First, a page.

The founder of the religious sect connected to the company claiming to have produced the first human clone said Friday on Fox News Channel's Your World that he pictures a future full of cloned children.
"I see in the future thousands of children being born through cloning, perfectly healthy," said the man who calls himself "Rael," the former French journalist Claude Vorilhon and founder of the Raelian Movement.
The purpose of human cloning, he said, is to make it possible to live forever.
"We can envision getting ourselves eternal life - that is the goal," said Rael. "When you die, you clone yourself and you can live eternally."
On Friday, chemist and Raelian Brigitte Boisselier, announced that the first cloned baby "Eve" had been born healthily to her genetically identical mother. But Boisselier, who has named Rael as her spiritual leader and inspiration, offered no photographs or DNA evidence, saying she'd produce proof in the next few weeks when tests had been completed.
Rael, for his part, has said he met little green space extraterrestrials on a visit to a French volcano in the 1970s and that the creatures told him they formed life on earth through genetic engineering.
"We were created by people who came from outer space. They looked like human beings," he said of the extraterrestrials he claims to have encountered. "We are the fruit of (their) experimentation. They created us in their image, just like the Bible says."
Cloning humans is at the heart of the Raelian theology of "scientific creation," which they describe as an alternative to both Darwinian evolution and creation dogma of the major religions.
The group claims 55,000 devotees worldwide and operates its own theme park, UFOland, near Montreal.
During the 1990s, Quebec granted religious status to the Raelian movement. Its representatives have conducted condom distribution programs aimed at Canadian teenagers. They also have tried to persuade Roman Catholics to renounce their faith, prompting lawsuits.
Clonaid, the first human cloning company, was founded in February 1997, right after Scottish scientists announced the birth of Dolly the sheep, the first mammal to have been cloned from an adult.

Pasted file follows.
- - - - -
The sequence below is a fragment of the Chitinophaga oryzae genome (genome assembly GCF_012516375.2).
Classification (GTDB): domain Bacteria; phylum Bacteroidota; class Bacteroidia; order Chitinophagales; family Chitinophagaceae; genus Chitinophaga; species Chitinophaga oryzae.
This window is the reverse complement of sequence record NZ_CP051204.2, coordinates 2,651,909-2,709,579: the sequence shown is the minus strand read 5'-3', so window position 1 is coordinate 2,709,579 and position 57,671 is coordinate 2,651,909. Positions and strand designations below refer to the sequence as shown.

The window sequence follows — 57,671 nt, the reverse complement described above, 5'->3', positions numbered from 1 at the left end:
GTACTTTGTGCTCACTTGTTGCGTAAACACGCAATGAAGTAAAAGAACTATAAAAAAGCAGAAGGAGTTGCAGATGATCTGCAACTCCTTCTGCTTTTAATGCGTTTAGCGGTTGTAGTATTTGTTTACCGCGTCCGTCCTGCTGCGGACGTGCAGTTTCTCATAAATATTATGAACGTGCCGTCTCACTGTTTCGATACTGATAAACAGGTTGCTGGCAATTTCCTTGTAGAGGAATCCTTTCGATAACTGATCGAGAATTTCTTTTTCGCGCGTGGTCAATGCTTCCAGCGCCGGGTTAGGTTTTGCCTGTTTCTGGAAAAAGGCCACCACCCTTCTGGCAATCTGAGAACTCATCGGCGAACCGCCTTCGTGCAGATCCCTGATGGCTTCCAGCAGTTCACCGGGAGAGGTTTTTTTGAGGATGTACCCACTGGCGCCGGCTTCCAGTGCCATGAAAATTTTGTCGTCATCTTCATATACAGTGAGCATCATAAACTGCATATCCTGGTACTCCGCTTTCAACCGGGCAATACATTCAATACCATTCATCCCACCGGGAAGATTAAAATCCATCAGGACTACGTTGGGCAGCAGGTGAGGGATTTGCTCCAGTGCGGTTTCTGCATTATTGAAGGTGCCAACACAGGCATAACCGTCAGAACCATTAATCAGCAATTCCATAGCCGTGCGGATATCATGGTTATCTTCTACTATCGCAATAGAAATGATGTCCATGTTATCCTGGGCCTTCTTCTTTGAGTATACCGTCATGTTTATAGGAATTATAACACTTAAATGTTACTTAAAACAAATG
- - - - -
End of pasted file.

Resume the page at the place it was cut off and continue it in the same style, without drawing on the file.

Rael and a group of investors created Valiant Venture Ltd., a corporation based in the Bahamas, to run Clonaid, a project whose main goal has been to produce the first human clone.
Clonaid says on its Web site that after pressure from the Bahamian government -- which feared the experiments might be conducted on one of its islands -- Valiant Ventures was dissolved. In 2000, Rael handed the Clonaid project over to Boisselier. He said on Fox that he is no longer directly involved in the experiment.
"I am 100 percent psychologically, spiritually in support of what she's doing," he said.
Boisselier formerly taught chemistry at Hamilton College in Clinton, N.Y., and worked as marketing director for an unidentified large chemical company in France.
In interviews, she has said her 24-year-old daughter would be among the young women in the movement who would carry cloned babies to term.
Experts have dismissed the notion that Clonaid is capable of producing a human clone, because Boisselier does not have a track record in the field of either animal cloning or human reproduction.
But Rael has said: "Nothing can stop science."
He also discounted the argument of whether human cloning is ethical or not, and said similar arguments were made more than two decades ago when the first test-tube babies were produced.
"Ethics is a word which has no place in science," Rael said. "It's a good word for religious people."